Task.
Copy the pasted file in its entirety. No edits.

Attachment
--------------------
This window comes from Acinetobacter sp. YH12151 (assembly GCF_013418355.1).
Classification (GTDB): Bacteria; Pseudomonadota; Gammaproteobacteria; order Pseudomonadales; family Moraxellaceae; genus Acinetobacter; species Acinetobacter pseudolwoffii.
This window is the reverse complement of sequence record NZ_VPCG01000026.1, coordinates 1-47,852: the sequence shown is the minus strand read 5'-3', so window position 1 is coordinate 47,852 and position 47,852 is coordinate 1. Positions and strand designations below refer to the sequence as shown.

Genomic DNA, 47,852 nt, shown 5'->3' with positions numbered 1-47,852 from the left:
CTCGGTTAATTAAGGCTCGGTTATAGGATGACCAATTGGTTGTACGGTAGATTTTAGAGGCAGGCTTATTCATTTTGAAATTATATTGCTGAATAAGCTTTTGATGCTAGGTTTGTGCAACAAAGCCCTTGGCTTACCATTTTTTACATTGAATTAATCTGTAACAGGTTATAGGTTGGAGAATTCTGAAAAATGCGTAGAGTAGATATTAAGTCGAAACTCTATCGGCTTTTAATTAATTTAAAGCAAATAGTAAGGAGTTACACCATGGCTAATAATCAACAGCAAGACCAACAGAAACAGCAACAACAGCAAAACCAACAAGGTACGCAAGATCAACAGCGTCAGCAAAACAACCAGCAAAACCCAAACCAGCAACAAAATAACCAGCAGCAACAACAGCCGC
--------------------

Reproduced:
This window comes from Acinetobacter sp. YH12151 (assembly GCF_013418355.1).
Classification (GTDB): Bacteria; Pseudomonadota; Gammaproteobacteria; order Pseudomonadales; family Moraxellaceae; genus Acinetobacter; species Acinetobacter pseudolwoffii.
This window is the reverse complement of sequence record NZ_VPCG01000026.1, coordinates 1-47,852: the sequence shown is the minus strand read 5'-3', so window position 1 is coordinate 47,852 and position 47,852 is coordinate 1. Positions and strand designations below refer to the sequence as shown.

Genomic DNA, 47,852 nt, shown 5'->3' with positions numbered 1-47,852 from the left:
CTCGGTTAATTAAGGCTCGGTTATAGGATGACCAATTGGTTGTACGGTAGATTTTAGAGGCAGGCTTATTCATTTTGAAATTATATTGCTGAATAAGCTTTTGATGCTAGGTTTGTGCAACAAAGCCCTTGGCTTACCATTTTTTACATTGAATTAATCTGTAACAGGTTATAGGTTGGAGAATTCTGAAAAATGCGTAGAGTAGATATTAAGTCGAAACTCTATCGGCTTTTAATTAATTTAAAGCAAATAGTAAGGAGTTACACCATGGCTAATAATCAACAGCAAGACCAACAGAAACAGCAACAACAGCAAAACCAACAAGGTACGCAAGATCAACAGCGTCAGCAAAACAACCAGCAAAACCCAAACCAGCAACAAAATAACCAGCAGCAACAACAGCCGC